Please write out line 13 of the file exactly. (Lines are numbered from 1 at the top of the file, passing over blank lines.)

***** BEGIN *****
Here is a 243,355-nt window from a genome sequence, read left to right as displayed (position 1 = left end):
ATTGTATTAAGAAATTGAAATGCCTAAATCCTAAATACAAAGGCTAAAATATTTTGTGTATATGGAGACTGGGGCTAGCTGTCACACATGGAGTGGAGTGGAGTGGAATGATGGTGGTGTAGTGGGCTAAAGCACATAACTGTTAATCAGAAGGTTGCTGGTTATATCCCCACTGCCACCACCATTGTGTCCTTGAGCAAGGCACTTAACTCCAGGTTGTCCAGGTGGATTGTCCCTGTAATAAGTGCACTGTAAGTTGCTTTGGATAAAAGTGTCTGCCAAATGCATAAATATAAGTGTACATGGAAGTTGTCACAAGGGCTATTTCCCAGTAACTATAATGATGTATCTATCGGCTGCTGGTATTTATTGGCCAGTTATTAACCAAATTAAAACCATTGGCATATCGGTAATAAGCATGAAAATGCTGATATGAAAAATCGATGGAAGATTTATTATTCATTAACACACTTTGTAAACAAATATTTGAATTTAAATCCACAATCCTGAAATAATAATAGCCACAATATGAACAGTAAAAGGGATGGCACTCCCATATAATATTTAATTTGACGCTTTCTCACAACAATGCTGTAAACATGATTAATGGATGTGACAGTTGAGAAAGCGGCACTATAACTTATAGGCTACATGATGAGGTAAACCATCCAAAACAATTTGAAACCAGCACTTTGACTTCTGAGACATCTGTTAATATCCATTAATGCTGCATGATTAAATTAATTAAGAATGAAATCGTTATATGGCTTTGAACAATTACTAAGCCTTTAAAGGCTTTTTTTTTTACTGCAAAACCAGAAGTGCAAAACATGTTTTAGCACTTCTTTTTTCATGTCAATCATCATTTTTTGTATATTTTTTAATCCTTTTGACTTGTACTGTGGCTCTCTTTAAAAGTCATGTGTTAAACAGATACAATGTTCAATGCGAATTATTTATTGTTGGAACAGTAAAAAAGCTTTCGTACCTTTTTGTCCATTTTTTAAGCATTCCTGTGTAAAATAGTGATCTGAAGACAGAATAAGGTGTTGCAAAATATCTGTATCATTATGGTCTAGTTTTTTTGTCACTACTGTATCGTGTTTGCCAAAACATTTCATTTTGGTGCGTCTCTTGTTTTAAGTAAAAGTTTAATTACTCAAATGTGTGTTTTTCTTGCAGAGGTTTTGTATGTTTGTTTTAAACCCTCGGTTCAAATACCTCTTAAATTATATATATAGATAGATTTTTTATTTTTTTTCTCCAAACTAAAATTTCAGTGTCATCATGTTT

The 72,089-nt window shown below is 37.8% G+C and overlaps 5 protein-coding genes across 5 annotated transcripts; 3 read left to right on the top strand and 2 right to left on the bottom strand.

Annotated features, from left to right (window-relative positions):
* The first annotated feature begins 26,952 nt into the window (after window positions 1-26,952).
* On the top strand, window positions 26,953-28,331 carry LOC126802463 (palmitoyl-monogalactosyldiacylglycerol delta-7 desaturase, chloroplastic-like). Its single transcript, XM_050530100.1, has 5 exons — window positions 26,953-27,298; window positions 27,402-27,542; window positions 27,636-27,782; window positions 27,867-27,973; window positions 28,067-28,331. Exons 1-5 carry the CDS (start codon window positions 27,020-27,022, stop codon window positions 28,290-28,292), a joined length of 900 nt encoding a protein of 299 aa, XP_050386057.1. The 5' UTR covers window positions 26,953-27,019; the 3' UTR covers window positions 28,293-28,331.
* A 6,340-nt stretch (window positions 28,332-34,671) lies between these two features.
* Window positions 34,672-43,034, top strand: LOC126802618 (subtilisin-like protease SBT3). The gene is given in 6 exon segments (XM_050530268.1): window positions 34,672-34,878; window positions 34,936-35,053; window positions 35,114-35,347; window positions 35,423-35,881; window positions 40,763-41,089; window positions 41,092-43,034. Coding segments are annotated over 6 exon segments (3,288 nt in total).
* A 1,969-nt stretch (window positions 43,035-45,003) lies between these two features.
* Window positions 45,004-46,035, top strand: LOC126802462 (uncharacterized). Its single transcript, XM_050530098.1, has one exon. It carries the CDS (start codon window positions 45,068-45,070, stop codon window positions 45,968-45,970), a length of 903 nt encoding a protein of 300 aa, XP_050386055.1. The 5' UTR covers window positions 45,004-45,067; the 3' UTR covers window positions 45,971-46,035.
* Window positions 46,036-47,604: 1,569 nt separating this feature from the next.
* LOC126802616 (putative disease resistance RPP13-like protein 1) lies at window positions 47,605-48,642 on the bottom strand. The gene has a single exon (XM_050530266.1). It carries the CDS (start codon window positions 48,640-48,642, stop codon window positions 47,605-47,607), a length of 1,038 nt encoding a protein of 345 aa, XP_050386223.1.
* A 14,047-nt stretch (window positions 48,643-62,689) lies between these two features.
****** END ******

* A 14,047-nt stretch (window positions 48,643-62,689) lies between these two features.